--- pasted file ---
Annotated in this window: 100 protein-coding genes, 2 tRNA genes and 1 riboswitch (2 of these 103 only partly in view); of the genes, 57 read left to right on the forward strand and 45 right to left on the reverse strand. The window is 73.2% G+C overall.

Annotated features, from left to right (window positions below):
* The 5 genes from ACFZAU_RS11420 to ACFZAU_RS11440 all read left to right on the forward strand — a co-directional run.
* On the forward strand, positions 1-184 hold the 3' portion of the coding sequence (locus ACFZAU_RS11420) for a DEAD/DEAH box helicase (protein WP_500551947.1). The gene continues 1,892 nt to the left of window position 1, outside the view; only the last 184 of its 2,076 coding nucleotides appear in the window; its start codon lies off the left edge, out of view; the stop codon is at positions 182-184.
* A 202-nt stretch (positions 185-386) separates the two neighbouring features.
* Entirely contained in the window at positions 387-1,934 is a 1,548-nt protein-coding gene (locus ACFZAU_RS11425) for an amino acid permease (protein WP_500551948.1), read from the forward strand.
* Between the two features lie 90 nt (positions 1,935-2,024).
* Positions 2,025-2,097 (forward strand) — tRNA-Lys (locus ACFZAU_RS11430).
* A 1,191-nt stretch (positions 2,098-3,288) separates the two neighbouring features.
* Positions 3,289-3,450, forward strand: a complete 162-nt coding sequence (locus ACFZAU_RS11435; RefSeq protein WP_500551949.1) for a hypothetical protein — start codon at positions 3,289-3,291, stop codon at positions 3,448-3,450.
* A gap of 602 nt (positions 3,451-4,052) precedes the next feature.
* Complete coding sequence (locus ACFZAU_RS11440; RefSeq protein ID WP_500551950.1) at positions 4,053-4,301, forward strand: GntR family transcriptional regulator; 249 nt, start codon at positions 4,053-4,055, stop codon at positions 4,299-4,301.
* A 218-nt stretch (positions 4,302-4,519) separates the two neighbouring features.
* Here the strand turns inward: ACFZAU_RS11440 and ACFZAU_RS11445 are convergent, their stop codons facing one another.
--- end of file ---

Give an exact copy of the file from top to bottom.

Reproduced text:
Annotated in this window: 100 protein-coding genes, 2 tRNA genes and 1 riboswitch (2 of these 103 only partly in view); of the genes, 57 read left to right on the forward strand and 45 right to left on the reverse strand. The window is 73.2% G+C overall.

Annotated features, from left to right (window positions below):
* The 5 genes from ACFZAU_RS11420 to ACFZAU_RS11440 all read left to right on the forward strand — a co-directional run.
* On the forward strand, positions 1-184 hold the 3' portion of the coding sequence (locus ACFZAU_RS11420) for a DEAD/DEAH box helicase (protein WP_500551947.1). The gene continues 1,892 nt to the left of window position 1, outside the view; only the last 184 of its 2,076 coding nucleotides appear in the window; its start codon lies off the left edge, out of view; the stop codon is at positions 182-184.
* A 202-nt stretch (positions 185-386) separates the two neighbouring features.
* Entirely contained in the window at positions 387-1,934 is a 1,548-nt protein-coding gene (locus ACFZAU_RS11425) for an amino acid permease (protein WP_500551948.1), read from the forward strand.
* Between the two features lie 90 nt (positions 1,935-2,024).
* Positions 2,025-2,097 (forward strand) — tRNA-Lys (locus ACFZAU_RS11430).
* A 1,191-nt stretch (positions 2,098-3,288) separates the two neighbouring features.
* Positions 3,289-3,450, forward strand: a complete 162-nt coding sequence (locus ACFZAU_RS11435; RefSeq protein WP_500551949.1) for a hypothetical protein — start codon at positions 3,289-3,291, stop codon at positions 3,448-3,450.
* A gap of 602 nt (positions 3,451-4,052) precedes the next feature.
* Complete coding sequence (locus ACFZAU_RS11440; RefSeq protein ID WP_500551950.1) at positions 4,053-4,301, forward strand: GntR family transcriptional regulator; 249 nt, start codon at positions 4,053-4,055, stop codon at positions 4,299-4,301.
* A 218-nt stretch (positions 4,302-4,519) separates the two neighbouring features.
* Here the strand turns inward: ACFZAU_RS11440 and ACFZAU_RS11445 are convergent, their stop codons facing one another.